Mourning Cloak Butterfly

2011 December 24

And here is our annual Christmas butterfly[1] – in a bit better shape than the one from last year.
I’ve been stalking these for years, and I finally caught one. This one was flying around the feral apple trees in the back yard on August 14. I had to chase it all over the yard with the insect net, and it almost got away at the end, but I eventually snagged it when it landed in the tall grass.

It’s a Mourning Cloak, Nymphalis antiopa, a large, strong-flying butterfly that is nearly as big as a Monarch. That first photo with its wings open was really hard to get, because it would only flash the wings open briefly before either fluttering off, or slapping them back together again to look like this:


It looks rather a lot like a piece of lichen-encrusted bark or a dead, moldy leaf when it poses like that, which is one of the reasons it took a long time to catch one – they’re hard to see except when they are flying. We see them around quite a bit, they are generally the first butterflies we see in the spring, and the last ones we see in the fall. That’s because they overwinter as adults, nestling down in crevices of tree bark, cracks in buildings, and other somewhat protected spaces before letting themselves freeze solid. So, they fly out in the spring almost as soon as the sun thaws them out.

There aren’t many flowers first thing in the spring, so instead of drinking flower nectar they mostly go after other sugar sources, like tree sap. It’s not just maple trees that have a big rush of sap in the spring, most other hardwoods do it too, so there is a reasonable amount for them to eat. They lay eggs pretty early in the season on willow, birch, poplar, elm, and related trees, and the eggs hatch out into black, spiky caterpillars with orange spots running down their backs. The caterpillars mature fairly quickly, then pupate to emerge as adults around mid-summer. They then disperse across the countryside, and promptly estivate (the summer equivalent of hibernation) until late summer or early fall. They then eat what they can to fatten up for the winter, with a particular interest in fruit juices, tree saps, and the liquids from animal droppings (they are only occasionally found on flowers).

Mourning cloaks are in the same family (Nymphalidae) as a lot of other large, showy butterflies like the Monarchs, Viceroys, Admirals, Tortoiseshells, and Fritillaries, which are collectively known as “brush-footed butterflies”. I hadn’t realized previously what was meant by “brush-footed”, but while reading up on this one I found that the first pair of legs on the adults is reduced to a small brush-like structure, and they only stand on four legs when they rest:

It looks like nobody is quite sure what advantage, if any, they get from the reduced size of the front legs.

Anyway, one of the reasons for the dark, almost black color is that it helps them absorb sunlight in cold weather so that they can more quickly reach flying temperature. Which is really, really important in this climate.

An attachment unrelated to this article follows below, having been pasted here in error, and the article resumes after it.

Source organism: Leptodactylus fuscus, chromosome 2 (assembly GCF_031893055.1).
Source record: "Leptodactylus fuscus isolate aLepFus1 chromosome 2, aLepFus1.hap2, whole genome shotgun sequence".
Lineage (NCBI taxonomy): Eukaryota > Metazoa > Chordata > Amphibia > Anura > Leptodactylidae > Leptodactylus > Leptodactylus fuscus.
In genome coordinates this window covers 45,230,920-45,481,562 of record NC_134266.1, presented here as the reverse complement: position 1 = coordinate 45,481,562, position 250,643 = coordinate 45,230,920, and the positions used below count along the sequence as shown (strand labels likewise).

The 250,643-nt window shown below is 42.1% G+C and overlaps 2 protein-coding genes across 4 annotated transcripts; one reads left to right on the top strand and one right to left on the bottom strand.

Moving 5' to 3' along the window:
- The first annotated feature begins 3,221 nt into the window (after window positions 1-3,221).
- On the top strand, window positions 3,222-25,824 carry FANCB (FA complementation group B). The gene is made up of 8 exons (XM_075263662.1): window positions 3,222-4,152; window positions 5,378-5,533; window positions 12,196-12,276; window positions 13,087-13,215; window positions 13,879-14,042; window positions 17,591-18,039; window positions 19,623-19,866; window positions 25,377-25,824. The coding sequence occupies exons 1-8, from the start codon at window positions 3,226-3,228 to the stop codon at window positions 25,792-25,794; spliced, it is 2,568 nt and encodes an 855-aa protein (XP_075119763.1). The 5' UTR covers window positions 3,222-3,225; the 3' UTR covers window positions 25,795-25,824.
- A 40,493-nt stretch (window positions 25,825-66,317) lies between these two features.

And, aside from their unwillingness to hold still, it is really hard to get the exposure right for the whole wing. If the exposure is right to show detail in the dark part, then the gold trim ends up washed out.

Mourning Cloaks are found all over North America and most of Eurasia, and for once humans didn’t import them anywhere[2]. They are strong enough fliers and migrators that they did it themselves, sometime in the distant past. And the name is the English translation of the German, Swedish, and Norwegian names, who all thought these butterflies resembled the black cloaks commonly worn by people who were in mourning for the dead.

[1] If you do something once, it’s just a thing. But if you do it twice, it’s a tradition!

[2] Except maybe to Great Britain, where the common name is “Camberwell Beauty”, after some specimens that were discovered in Camberwell (part of South London) in 1748. They were believed to have been stowaways on Scandinavian lumber ships. These days, they occasionally migrate to Great Britain during the summers, but they don’t seem to have established a breeding population there. It is believed that they need cold winters, with a solid freeze and dry air, to overwinter successfully. The prolonged wet, hovering-around-freezing UK winters don’t allow them to hibernate properly.

4 Responses
  1. December 30, 2011

    Great shot with the wings open. That doesn’t look like your normal camera backdrop. Did you use a field camera to capture this?

  2. December 31, 2011

    I didn’t use a different camera for this one, but I probably should have; with the macro lens I normally use, I had to stand way back (about 3-4-feet), and still couldn’t get the whole wing into the picture (which is why the wings ended up a little clipped on the left).

    The backdrop is the inside of one of the collapsable mesh cages that I got from BioQuip. It has shown up as a backdrop a number of times in the past, but it looks rather different at the high magnifications that I normally work at. I think you’re right – it makes a much nicer backdrop at low magnification like this, when there isn’t so much contrast between the blazing white screen fibers, and the dark holes.

  3. January 7, 2012

    I wasn’t complaining at all. Splendid shots! It would be interesting to see a close-up of part of one wing, like the upper right hand corner. I wondered if you could see the dust or tiny hairs or structure of the wing with that photo. If you used your monster camera, then the wing photo looks like you reduced the resolution considerably and you might be able to post a tiny detailed insert.

  4. July 22, 2014

    I took a picture of one of these last year in Colorado and i have been looking for info ever since. Thanks for the awesome update!

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